Dr. Yost is working to offer a more sophisticated response to trauma, one whose resolution is regeneration and not scar, by taking a two-fold approach. First, he is working to engineer tissue that can live and grow and function as normal tissue in the body. Second, he is trying to learn to mute the body’s own inflammatory response to such tissue so that it remains viable and so that scarring can be minimized.
Regenerating Skeletal Muscle
FIGURE. Illustration showing the steps of muscle repair and healing. Top circle: Macrophages move to the injured area, cleaning up and removing the damaged muscle fibers. Middle circle: Blood vessels deliver oxygen and other nutrients necessary for muscle repair. Bottom circle: Specialized cells, called satellite cells, are activated and fuse together to regenerate a new muscle fiber. Illustration by Elise Walmsley, Bsc, AAM, used with permission.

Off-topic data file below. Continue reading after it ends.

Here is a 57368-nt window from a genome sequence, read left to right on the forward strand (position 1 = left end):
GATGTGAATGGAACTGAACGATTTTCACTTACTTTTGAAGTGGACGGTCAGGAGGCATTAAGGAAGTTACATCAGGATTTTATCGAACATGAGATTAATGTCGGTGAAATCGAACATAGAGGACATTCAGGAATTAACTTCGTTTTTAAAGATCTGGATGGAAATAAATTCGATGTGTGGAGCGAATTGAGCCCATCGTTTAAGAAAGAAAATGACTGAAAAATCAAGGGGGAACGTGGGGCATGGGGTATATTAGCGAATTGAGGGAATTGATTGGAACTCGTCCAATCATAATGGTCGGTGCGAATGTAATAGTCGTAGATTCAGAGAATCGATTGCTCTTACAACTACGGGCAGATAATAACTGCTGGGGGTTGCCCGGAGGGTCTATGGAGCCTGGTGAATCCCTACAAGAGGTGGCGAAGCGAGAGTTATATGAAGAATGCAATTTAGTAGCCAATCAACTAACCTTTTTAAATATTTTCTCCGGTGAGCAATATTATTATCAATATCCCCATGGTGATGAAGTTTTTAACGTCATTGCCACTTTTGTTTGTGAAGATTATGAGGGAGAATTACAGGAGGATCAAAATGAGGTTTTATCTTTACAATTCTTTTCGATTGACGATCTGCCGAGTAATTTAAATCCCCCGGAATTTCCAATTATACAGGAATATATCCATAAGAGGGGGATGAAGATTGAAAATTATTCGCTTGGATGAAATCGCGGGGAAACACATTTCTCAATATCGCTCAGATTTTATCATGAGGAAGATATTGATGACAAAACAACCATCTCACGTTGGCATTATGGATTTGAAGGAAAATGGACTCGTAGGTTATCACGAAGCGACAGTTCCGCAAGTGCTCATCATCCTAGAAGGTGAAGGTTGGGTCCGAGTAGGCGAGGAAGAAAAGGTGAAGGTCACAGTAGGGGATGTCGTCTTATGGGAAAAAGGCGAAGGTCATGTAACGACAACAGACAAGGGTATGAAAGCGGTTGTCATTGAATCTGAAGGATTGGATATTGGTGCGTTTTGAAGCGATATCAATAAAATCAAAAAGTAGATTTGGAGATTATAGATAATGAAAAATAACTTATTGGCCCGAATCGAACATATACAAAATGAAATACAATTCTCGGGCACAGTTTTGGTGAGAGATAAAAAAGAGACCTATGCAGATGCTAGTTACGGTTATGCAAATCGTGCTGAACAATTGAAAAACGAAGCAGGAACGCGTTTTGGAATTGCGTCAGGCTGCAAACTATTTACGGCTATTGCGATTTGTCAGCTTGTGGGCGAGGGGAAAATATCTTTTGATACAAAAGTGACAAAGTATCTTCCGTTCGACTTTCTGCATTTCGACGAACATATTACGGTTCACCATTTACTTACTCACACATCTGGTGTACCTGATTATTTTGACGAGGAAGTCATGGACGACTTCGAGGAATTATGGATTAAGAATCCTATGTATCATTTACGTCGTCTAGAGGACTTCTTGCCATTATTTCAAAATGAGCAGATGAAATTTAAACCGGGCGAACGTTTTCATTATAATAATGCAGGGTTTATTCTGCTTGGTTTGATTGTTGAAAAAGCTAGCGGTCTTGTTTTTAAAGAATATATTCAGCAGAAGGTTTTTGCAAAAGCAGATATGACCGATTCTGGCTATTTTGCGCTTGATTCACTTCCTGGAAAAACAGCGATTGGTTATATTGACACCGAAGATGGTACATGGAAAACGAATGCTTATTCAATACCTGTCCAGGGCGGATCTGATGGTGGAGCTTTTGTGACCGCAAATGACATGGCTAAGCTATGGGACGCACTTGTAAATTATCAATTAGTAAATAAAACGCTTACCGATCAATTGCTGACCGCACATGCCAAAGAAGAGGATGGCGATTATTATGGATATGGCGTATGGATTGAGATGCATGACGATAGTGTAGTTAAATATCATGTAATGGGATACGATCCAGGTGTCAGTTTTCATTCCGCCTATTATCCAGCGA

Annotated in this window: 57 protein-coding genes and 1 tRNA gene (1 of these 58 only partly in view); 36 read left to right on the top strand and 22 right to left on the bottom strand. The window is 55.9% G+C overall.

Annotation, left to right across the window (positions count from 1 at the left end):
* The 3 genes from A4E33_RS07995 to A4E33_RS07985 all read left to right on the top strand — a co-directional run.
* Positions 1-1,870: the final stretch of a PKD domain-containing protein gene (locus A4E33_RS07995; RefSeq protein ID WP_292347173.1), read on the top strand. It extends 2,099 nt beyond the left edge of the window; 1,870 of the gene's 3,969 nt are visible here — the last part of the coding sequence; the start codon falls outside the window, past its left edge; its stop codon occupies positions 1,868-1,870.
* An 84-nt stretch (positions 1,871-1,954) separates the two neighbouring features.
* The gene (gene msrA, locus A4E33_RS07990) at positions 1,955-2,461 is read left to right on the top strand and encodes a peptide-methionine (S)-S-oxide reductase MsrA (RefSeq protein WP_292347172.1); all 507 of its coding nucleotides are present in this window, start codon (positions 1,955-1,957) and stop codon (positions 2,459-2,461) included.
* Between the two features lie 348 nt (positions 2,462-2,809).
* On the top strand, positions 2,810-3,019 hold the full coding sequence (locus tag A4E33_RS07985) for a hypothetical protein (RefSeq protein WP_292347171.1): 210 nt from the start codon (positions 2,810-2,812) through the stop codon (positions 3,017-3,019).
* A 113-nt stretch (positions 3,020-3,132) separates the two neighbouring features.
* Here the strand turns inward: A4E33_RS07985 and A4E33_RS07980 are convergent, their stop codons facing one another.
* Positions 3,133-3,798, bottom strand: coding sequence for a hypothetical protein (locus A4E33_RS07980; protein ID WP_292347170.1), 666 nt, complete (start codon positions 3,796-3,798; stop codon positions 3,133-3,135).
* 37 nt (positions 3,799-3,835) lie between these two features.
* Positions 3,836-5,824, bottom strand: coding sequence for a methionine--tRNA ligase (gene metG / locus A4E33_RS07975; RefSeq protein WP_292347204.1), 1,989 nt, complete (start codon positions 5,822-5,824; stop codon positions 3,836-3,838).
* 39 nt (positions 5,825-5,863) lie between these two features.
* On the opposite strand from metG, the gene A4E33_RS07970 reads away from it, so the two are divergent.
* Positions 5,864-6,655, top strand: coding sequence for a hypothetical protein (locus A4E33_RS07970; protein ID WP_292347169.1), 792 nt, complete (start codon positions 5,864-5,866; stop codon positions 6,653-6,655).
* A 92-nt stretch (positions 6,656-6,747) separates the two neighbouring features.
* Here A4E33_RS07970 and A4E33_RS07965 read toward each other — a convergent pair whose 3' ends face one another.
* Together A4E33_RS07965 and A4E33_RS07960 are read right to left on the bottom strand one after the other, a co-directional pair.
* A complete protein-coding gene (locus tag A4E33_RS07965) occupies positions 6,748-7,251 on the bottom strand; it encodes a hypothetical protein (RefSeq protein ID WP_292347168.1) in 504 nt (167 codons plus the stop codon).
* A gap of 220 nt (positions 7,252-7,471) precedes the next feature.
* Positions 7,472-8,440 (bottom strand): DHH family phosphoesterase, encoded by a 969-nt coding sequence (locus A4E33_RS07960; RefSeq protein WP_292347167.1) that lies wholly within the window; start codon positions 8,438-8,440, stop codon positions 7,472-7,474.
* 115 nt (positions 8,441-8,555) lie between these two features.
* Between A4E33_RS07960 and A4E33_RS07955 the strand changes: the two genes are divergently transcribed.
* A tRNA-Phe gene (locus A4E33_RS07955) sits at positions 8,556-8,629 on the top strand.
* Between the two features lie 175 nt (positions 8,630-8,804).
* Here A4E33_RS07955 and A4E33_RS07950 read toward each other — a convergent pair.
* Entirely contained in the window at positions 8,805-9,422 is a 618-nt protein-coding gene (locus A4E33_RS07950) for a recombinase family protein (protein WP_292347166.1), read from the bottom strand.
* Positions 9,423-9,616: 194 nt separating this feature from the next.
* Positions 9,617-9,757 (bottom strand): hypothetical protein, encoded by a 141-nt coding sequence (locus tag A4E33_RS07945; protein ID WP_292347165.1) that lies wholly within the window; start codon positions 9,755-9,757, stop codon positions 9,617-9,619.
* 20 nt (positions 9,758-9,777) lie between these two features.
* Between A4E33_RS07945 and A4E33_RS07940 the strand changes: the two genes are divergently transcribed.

Simple administration of satellite cells (the stem cells for skeletal muscle) will not ensure the regeneration of skeletal tissue. A scaffold of some sort must be provided for the satellite cells to improve their viability and preserve their orientation and architecture. Dr. Yost’s laboratory has successfully regenerated skeletal muscle fibers by administering satellite cells with an extracellular matrix (ie, collagen).¹ The co-administration of satellite cells and matrix to the trauma site prompts the body to recognize the need to generate skeletal muscle in that location and to initiate the events necessary to do so, including the influx of additional satellite cells and the creation of vasculature. Satellite cells grow together to form myocytes, the building blocks of muscle (Figure).